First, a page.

Describe the process of taking coefficients of any polynomial for the sum of the roots, sum of two roots and product of roots
1) Declare z = x + iy — 2) Simplify fractions of z by multiplying complex conjugates — 3) If asked to give the locus of a second complex number set, given the locus of the other, substitute the values of u and v from Q(u,v) for example in terms of x and y from P(x,y) into P's locus
Steps to answering a question with a transformation / two different complex number sets
-b/a
After taking coefficients to prove such, how can the sum of
the roots be expressed as a fraction of the coefficients?
c/a
After taking coefficients to prove such, how can the product of
the roots of a quadratic [or sum of product of two roots in higher orders] be expressed as a fraction of the coefficients?
-d/a
After taking coefficients to prove such, how can the product of
the roots of a cubic [or sum of product of three roots in higher orders] be expressed as a fraction of the coefficients?
e/a
After taking coefficients to prove such, how can the product of
the roots of a quartic [or sum of product of four roots in higher orders] be expressed as a fraction of the coefficients?
-f/a
After taking coefficients to prove such, how can the product of
the roots of a quintic [or sum of product of five roots in higher orders] be expressed as a fraction of the coefficients?
We know that values for a, -b/a, c/a, -d/a, and e/a will be given by products and sums of certain roots, hence after we know a, it may be calculated by evaluating these fractions and putting the values for b,c,d, and e into the polynomial coefficients respectively
Given the roots of a polynomial, how might the polynomial be calculated (without expansion)?
Because the sum or product or sum of products of the roots equal to certain fractions of the coefficients of the polynomial. It's possible to calculate the value of these corresponding fractions, and by operating on these expressions before modifying to give the final expression (i.e. (α+β+γ)² = α²+β²+γ² + 2(αβ+βγ+γα)) You can hence calculate the expression by subtracting to give α²+β²+γ²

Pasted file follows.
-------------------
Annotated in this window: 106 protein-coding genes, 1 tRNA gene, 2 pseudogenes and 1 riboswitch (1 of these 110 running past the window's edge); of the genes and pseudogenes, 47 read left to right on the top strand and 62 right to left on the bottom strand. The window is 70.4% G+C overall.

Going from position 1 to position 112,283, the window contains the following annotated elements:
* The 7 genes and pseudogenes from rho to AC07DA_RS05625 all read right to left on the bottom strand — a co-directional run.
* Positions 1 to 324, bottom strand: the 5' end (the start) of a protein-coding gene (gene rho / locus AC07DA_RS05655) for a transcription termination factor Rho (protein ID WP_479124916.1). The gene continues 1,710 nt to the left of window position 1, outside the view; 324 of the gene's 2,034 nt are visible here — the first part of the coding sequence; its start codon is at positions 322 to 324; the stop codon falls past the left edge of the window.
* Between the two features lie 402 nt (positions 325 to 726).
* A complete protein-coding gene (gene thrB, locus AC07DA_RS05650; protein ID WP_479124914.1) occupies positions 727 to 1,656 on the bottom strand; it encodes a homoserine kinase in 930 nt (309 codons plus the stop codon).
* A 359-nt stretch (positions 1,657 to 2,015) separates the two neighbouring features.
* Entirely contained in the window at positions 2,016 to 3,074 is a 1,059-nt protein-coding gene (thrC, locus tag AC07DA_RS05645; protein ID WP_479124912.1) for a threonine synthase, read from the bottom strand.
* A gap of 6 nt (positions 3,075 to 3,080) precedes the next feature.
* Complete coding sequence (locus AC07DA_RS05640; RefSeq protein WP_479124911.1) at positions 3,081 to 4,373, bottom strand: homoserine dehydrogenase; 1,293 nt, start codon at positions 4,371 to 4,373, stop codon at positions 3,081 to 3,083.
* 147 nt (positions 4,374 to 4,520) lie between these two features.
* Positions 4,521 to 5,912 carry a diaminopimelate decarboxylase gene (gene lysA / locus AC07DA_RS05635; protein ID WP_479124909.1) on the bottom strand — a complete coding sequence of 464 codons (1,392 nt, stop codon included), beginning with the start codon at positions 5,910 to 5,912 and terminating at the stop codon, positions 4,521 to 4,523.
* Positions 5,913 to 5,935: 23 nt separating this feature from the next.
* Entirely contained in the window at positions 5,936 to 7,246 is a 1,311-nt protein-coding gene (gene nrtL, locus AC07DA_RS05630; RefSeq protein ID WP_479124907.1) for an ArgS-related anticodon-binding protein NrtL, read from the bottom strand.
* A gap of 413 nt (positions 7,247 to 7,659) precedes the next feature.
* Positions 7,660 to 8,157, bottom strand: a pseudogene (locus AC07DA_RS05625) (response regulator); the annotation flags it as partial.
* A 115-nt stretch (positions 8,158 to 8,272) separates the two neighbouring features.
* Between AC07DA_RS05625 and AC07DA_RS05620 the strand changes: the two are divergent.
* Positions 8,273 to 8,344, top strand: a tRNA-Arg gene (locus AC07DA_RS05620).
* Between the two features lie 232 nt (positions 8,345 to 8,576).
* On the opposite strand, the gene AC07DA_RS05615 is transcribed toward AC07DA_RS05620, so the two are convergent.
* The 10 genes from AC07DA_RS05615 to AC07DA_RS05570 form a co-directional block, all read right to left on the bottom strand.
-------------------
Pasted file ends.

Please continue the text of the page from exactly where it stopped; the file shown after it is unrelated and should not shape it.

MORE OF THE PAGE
Given a polynomial equation and unknown values for the roots, how might an expression of these roots (i.e. α²+β²+γ²) be enumerated?
If you have calculated the sum of the squares of the roots, then you know that the sum of the squares of the roots of a polynomial who has all real roots is at least zero since i² = −1. If the sum of the squares is negative, then we know it has at least 2 complex roots since complex roots appear in conjugate pairs in a polynomial with real coefficients. Also, consider the shape of the polynomial function, if it is for example a continuous polynomial, where if the order is even number (e.g. ²,⁴,⁶) it has at least two real roots (goes round and back through) and if the order is odd (e.g. ¹,³,⁵,⁷) it has at least one (goes through and bends a bit before proceeding to increase)
How to deduce how many real roots a polynomial has?
Let the original polynomial = y ; When x = 0, then y = +c (from the polynomial) ; next make 2α+3, 2β+3, 2γ+3 = y [since y = 0, and these also = 0 since they are roots], hence α, β, & γ = (y−3)/2 [it is a coincidence that they are all equal in this circumstance]. Next substitute the values into the original polynomial, so [((y-3)/2)⁴ - 3(y-3)/2 + 126((y-3)/2) - 136] which simplifies to y⁴ -18y³+156y²+450y-4525
Given a polynomial equation {x⁴-3x³+12x²+126x-136=0} of roots α,β, and γ, how can another polynomial of roots 2α+3, 2β+3, 2γ+3 be constructed?
Recognise that if the polynomial has real coefficients, the complex conjugate, 2-i, is also a root, hence (x-(2+i))(x-(2-i)) is a root expanding this to give (x²-4x+5)(x²+ax+1) since 5 × 1 = 5, then by taking the coefficient for x³ terms, one would recognise that -2x³ = ax³-4x³ hence a = 2. By putting this back into the second quadratic to give (x²+2x+1) we can factorise to give the remaining roots which in this case are repeated roots of -1. So roots : 2+i, 2-i,-1
Given a complex root of a polynomial {x⁵-2x³-2x²+6x+5 = 0} is 2+i, how might one determine the remaining roots?
Factors of 28 shows f(
-4
) = 0, hence (x+4) is a factor of the polynomial ; Put in the form (x+4)(x²+ax+7) then by taking coefficients of x², it is shown that 4x²+ax²=2², 4+a=2 hence a=-2. Put this back into the quadratic (x²-2x+7) then put the quadratic into the quadratic formula to solve for the final roots [
1 + i√6
and
1-i√6
*1-i√6*]
Given a complex root of a polynomial {x³+2x²-x+28} how would you go about deducing the roots?
multiply by denominator complex conjugate
...
substitue z as x+iy and simplify real and imaginary parts
...
It will be the square of the sum of the roots derived from the polynomial coefficients, minus 2 times the product of the roots. [E.g. in an expression ax² + bx + c, the sum of the roots will be ⁻ᵇ/ₐ, andthe product will be ᶜ/ₐ therefore the sum of the squares of the roots is (⁻ᵇ/ₐ)² −2(ᶜ/ₐ) since (⁻ᵇ/ₐ)² = r₁² + r₂² + 2(r₁r₂))
How to calculate the sum of the squares of the roots of a polynomial?